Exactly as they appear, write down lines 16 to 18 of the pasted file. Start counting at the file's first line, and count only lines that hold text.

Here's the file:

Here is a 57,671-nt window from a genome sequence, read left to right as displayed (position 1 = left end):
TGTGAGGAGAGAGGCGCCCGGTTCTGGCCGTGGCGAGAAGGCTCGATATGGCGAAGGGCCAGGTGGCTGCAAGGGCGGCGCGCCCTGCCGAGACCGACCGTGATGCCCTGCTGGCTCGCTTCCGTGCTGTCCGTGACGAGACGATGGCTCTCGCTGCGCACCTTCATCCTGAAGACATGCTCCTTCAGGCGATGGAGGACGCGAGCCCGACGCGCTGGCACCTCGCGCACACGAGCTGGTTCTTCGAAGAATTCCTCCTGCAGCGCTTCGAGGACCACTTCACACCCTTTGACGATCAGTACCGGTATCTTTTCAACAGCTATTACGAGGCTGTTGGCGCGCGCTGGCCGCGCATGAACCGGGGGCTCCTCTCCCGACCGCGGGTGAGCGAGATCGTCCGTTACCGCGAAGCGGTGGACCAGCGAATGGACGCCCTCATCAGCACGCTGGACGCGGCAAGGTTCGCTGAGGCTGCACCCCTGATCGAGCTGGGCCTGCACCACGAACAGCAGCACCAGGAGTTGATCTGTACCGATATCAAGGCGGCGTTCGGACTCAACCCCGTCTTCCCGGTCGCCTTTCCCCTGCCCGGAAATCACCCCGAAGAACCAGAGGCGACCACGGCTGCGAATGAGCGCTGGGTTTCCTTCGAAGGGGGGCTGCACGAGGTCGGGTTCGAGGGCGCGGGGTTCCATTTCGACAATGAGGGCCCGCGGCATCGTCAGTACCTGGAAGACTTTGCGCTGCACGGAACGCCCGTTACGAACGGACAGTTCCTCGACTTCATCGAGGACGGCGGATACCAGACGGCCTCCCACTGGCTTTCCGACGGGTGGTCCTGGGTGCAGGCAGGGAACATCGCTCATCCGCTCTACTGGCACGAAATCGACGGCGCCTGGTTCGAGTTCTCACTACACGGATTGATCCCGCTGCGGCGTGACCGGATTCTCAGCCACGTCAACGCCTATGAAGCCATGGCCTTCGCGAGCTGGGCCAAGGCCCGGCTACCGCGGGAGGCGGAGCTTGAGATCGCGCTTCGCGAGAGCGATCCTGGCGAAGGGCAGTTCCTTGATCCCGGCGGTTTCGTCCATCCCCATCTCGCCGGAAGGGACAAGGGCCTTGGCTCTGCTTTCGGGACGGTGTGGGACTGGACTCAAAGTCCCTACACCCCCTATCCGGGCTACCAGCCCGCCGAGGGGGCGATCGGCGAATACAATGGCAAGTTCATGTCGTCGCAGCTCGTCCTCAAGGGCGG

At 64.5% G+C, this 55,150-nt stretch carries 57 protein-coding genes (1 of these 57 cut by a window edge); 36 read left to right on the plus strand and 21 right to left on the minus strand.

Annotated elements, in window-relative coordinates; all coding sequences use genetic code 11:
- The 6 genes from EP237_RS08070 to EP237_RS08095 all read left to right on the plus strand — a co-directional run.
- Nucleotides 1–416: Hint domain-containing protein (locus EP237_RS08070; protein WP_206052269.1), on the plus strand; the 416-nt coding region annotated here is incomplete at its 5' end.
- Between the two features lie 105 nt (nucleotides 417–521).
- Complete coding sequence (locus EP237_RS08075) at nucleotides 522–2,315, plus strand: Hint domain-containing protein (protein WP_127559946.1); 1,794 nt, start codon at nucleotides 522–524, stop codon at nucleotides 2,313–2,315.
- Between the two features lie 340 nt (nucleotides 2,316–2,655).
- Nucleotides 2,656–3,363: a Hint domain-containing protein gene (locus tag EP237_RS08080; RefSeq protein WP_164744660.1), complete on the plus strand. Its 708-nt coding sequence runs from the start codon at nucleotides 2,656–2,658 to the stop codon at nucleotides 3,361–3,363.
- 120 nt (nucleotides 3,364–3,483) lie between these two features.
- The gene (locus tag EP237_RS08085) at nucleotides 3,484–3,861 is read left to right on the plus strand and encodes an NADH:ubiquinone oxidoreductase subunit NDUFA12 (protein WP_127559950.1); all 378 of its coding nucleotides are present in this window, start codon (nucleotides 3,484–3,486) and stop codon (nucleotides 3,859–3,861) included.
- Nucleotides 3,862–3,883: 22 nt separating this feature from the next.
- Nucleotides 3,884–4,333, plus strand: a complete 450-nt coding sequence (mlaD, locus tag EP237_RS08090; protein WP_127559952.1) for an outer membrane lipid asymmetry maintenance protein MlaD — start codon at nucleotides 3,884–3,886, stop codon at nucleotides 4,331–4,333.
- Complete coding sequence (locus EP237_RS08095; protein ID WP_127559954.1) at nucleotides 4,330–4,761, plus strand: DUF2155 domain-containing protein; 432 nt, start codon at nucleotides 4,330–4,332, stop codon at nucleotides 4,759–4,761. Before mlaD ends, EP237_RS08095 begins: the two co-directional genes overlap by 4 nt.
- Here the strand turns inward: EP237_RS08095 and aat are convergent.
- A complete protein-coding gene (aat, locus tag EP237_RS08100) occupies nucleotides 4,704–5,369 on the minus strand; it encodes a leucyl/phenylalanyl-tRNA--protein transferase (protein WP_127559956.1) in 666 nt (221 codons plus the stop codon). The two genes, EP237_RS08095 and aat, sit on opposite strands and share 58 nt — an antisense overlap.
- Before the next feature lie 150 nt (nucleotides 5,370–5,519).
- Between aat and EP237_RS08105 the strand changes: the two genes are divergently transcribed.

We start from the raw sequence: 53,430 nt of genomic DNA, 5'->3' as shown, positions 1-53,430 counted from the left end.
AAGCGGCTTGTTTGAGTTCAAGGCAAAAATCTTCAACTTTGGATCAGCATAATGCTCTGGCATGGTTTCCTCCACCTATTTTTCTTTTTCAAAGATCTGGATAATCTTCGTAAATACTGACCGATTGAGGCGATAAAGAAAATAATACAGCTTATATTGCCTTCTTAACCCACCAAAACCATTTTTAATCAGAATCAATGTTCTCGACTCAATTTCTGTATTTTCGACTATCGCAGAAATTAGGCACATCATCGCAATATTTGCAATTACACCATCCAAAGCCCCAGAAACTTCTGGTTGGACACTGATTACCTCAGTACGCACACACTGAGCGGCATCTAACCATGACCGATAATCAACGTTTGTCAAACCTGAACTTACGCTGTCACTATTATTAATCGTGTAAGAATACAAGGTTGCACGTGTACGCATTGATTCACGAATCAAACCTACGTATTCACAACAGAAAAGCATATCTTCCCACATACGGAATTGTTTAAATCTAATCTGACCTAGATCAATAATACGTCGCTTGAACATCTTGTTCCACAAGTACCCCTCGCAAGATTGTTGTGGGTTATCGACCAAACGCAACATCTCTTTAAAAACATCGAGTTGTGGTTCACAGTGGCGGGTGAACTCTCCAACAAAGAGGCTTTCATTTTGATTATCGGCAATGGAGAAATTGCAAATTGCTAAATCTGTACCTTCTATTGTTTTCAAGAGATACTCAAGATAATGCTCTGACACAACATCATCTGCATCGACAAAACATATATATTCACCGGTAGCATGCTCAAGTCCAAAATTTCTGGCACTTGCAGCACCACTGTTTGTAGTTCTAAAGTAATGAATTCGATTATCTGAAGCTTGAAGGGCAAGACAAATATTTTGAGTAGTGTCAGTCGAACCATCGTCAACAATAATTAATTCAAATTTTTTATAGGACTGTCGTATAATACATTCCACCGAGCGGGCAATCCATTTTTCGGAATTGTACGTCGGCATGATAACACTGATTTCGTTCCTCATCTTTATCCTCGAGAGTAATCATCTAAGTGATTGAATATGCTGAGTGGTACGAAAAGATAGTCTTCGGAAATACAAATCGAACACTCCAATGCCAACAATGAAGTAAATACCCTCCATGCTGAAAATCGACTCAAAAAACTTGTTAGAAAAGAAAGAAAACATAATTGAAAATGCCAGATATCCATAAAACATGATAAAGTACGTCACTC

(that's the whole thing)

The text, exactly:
- Here the strand turns inward: EP237_RS08095 and aat are convergent.
- A complete protein-coding gene (aat, locus tag EP237_RS08100) occupies nucleotides 4,704–5,369 on the minus strand; it encodes a leucyl/phenylalanyl-tRNA--protein transferase (protein WP_127559956.1) in 666 nt (221 codons plus the stop codon). The two genes, EP237_RS08095 and aat, sit on opposite strands and share 58 nt — an antisense overlap.
- Before the next feature lie 150 nt (nucleotides 5,370–5,519).